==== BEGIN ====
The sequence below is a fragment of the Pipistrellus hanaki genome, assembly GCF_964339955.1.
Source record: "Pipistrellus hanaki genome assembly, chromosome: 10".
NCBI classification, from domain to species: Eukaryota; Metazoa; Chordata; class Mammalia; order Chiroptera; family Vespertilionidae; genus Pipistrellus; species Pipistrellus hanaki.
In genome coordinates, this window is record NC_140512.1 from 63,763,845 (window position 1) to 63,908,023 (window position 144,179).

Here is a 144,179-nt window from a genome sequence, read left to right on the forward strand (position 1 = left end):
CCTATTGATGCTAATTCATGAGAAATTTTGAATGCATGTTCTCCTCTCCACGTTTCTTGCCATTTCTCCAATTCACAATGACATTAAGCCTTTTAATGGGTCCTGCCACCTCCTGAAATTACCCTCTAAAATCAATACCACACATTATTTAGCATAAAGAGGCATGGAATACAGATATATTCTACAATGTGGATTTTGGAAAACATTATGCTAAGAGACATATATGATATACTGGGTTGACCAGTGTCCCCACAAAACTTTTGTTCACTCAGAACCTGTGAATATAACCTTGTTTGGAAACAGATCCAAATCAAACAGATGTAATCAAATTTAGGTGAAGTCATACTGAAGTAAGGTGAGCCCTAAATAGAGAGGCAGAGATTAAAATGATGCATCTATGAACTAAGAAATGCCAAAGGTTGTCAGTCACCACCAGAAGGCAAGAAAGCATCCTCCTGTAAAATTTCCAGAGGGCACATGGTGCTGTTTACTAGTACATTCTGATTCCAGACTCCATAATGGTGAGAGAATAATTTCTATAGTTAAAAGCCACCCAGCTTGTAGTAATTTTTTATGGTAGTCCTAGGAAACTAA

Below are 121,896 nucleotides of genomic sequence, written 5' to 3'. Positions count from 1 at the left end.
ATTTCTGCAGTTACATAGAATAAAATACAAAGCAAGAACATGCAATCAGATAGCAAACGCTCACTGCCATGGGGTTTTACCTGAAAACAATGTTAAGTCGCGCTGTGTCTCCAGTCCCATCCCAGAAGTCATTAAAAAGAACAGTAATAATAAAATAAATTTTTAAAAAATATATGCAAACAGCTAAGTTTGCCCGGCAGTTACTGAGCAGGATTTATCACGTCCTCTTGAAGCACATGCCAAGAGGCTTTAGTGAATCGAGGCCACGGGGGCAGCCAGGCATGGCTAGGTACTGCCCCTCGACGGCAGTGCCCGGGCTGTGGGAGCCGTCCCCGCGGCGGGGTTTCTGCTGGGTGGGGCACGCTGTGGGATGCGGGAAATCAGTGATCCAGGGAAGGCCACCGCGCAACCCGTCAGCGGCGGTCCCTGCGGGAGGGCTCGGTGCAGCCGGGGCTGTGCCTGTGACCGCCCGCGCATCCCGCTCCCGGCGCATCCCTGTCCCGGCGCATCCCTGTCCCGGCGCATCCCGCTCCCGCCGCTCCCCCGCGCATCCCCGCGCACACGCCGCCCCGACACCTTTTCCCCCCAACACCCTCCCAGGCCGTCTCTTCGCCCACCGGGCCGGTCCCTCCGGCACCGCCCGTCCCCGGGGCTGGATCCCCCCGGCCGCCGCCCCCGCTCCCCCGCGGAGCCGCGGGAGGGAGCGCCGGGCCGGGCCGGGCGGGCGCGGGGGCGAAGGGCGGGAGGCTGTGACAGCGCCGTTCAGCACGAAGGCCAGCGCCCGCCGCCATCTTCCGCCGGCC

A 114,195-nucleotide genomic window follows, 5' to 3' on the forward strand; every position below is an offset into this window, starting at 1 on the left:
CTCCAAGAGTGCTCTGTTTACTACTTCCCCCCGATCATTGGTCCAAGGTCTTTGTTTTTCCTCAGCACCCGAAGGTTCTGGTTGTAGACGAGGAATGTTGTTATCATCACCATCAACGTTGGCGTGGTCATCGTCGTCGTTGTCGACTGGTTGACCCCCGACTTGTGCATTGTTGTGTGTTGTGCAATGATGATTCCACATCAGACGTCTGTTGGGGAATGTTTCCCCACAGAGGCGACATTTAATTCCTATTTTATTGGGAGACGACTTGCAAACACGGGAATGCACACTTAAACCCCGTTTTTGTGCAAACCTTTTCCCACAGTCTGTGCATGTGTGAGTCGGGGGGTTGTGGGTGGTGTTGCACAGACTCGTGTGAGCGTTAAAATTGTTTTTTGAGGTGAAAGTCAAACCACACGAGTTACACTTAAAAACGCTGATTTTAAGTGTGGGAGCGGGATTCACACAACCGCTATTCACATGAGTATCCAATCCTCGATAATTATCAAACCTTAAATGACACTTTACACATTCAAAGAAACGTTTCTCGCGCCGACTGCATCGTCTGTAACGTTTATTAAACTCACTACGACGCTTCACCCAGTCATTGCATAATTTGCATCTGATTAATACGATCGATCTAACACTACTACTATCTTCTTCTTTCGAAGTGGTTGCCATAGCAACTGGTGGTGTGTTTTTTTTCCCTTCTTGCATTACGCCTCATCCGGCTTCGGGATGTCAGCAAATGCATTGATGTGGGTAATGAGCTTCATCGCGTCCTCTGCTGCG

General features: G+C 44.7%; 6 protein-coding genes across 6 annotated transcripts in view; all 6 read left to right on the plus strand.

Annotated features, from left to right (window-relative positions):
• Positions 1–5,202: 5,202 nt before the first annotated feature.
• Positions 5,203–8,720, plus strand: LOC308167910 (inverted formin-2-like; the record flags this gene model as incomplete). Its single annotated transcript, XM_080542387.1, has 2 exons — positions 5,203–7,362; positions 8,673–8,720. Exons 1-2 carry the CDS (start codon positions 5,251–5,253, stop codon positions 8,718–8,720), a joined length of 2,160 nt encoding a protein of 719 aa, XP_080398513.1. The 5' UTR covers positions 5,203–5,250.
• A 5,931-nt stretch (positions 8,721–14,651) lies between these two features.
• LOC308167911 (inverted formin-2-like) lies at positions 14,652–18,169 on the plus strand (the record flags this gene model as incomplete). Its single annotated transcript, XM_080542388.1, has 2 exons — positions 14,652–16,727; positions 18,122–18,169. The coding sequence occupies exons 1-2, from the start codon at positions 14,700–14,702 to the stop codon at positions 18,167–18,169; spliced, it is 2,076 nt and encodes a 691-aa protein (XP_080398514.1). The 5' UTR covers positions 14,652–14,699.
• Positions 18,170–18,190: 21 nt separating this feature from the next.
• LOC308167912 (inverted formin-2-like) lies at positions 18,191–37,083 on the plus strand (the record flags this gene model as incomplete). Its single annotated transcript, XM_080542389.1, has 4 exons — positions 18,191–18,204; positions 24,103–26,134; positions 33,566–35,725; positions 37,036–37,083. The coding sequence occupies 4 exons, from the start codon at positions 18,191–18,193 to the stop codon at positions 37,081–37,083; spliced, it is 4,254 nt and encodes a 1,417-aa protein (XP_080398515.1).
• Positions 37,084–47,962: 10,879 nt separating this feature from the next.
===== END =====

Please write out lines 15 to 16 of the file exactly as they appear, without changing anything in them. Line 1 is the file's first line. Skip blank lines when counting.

• A 5,931-nt stretch (positions 8,721–14,651) lies between these two features.
• LOC308167911 (inverted formin-2-like) lies at positions 14,652–18,169 on the plus strand (the record flags this gene model as incomplete). Its single annotated transcript, XM_080542388.1, has 2 exons — positions 14,652–16,727; positions 18,122–18,169. The coding sequence occupies exons 1-2, from the start codon at positions 14,700–14,702 to the stop codon at positions 18,167–18,169; spliced, it is 2,076 nt and encodes a 691-aa protein (XP_080398514.1). The 5' UTR covers positions 14,652–14,699.